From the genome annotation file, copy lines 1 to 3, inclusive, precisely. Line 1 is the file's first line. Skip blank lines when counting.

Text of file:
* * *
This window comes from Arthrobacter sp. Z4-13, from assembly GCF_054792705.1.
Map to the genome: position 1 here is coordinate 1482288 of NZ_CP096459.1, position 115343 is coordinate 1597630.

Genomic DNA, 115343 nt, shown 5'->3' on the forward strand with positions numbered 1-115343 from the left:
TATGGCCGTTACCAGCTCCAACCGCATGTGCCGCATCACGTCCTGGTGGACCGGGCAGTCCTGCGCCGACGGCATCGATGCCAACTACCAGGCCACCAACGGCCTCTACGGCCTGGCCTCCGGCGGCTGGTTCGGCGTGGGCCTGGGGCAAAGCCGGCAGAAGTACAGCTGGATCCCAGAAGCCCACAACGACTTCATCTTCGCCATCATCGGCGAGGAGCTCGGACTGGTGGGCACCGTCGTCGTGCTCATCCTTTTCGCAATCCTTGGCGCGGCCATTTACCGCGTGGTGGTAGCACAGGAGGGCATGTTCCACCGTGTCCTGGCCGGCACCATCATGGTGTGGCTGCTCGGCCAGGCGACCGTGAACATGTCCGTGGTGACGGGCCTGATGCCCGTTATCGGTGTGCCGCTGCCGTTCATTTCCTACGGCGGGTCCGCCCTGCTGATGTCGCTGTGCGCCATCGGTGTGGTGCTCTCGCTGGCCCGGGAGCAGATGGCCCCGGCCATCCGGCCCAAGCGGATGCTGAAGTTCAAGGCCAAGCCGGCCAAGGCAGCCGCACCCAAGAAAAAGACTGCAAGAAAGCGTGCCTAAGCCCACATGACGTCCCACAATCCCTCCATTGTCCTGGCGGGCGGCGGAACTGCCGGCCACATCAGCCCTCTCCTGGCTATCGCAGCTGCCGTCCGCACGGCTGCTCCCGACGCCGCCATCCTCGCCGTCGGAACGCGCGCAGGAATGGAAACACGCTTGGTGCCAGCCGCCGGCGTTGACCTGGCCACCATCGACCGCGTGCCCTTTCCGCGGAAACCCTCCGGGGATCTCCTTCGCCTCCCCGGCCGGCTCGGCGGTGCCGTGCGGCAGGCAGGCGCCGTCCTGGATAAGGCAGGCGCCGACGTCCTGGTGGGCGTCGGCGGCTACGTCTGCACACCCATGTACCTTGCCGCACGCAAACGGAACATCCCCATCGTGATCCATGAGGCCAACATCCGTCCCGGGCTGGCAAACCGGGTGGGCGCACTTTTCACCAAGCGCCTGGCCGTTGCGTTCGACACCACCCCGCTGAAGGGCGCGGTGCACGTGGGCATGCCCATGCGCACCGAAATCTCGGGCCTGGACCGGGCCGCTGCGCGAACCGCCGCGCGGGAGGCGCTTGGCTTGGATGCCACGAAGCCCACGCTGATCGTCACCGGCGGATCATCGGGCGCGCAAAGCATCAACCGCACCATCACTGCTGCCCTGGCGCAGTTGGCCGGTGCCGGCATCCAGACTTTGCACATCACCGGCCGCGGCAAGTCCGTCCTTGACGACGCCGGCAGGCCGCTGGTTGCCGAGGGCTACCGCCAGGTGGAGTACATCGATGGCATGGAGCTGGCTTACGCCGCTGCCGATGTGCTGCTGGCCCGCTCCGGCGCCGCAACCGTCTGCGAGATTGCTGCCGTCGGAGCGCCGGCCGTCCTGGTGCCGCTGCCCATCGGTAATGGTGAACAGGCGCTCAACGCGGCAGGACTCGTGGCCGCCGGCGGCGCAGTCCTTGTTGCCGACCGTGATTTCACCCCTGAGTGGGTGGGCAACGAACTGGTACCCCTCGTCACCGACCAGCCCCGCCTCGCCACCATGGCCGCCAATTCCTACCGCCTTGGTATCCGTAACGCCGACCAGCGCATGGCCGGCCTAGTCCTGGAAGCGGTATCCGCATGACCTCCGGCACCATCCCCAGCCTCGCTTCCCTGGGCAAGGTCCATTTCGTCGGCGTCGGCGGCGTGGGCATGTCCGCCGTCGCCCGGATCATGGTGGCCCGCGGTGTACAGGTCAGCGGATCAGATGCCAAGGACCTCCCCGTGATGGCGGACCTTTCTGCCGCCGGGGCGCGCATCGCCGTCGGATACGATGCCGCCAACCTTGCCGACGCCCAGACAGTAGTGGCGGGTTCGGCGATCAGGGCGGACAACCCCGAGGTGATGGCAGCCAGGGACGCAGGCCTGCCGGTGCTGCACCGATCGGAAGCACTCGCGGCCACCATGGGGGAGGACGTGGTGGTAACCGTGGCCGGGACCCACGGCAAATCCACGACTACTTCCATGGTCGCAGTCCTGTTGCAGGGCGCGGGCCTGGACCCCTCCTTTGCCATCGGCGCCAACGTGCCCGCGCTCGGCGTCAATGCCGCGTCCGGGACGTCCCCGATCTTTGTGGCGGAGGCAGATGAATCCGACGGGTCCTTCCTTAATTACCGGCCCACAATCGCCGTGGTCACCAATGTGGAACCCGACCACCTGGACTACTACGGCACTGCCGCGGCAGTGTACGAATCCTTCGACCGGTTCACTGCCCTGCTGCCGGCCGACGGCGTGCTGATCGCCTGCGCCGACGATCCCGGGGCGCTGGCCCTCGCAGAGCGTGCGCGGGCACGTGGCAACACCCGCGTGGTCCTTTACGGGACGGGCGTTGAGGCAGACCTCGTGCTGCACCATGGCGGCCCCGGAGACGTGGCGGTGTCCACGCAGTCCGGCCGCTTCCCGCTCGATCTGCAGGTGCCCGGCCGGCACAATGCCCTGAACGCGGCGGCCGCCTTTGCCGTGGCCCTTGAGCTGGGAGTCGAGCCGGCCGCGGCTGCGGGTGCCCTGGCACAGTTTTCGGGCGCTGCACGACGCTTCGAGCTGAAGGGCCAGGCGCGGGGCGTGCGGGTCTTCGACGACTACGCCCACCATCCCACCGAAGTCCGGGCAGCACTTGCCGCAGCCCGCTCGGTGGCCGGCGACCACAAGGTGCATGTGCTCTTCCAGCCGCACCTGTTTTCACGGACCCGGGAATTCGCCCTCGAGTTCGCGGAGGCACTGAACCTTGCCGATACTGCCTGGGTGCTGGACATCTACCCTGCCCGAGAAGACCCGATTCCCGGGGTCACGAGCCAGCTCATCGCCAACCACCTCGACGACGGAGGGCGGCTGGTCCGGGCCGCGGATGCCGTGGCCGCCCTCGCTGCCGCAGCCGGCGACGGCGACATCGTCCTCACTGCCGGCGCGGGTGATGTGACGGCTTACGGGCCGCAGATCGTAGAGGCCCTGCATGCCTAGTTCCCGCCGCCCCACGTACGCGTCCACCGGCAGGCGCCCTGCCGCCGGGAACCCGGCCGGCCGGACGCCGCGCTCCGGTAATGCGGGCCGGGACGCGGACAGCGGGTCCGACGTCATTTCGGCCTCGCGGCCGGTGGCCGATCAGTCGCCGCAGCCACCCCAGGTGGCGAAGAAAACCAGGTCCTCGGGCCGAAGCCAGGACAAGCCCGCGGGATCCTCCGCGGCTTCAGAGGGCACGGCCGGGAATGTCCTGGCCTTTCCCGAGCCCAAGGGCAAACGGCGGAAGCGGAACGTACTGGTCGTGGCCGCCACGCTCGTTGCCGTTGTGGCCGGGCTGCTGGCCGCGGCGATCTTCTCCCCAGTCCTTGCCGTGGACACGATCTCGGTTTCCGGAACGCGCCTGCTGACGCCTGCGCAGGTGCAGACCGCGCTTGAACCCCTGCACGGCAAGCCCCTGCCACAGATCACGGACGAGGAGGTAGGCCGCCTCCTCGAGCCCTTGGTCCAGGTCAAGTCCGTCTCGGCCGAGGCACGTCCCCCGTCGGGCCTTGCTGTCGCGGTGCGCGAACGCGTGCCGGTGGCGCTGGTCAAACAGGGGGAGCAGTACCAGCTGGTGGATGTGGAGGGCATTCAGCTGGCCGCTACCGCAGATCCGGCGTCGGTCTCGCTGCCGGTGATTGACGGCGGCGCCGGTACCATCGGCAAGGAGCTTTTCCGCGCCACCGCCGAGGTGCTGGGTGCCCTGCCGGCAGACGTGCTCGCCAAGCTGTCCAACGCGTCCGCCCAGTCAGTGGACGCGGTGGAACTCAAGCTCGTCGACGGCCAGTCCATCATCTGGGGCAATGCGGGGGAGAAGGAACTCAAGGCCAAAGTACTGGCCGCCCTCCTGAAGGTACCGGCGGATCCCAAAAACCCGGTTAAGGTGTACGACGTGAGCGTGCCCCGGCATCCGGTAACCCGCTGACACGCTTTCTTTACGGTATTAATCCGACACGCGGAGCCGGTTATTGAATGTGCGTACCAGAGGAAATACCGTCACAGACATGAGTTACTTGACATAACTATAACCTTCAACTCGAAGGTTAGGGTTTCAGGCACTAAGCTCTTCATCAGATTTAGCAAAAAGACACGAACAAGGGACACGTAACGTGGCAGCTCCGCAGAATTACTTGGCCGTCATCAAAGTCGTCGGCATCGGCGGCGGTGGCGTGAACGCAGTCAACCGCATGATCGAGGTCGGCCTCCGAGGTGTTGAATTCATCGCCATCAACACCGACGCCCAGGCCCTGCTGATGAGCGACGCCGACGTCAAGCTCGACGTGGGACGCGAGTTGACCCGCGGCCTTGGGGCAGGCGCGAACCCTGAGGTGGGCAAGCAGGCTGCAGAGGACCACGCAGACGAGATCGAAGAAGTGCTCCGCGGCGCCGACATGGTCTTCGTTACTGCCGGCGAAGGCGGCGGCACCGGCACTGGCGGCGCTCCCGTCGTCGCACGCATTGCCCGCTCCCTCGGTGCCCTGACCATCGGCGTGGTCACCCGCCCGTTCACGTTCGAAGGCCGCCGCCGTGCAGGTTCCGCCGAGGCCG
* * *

This window comes from Arthrobacter sp. Z4-13, from assembly GCF_054792705.1.
Map to the genome: position 1 here is coordinate 1482288 of NZ_CP096459.1, position 115343 is coordinate 1597630.

Genomic DNA, 115343 nt, shown 5'->3' on the forward strand with positions numbered 1-115343 from the left: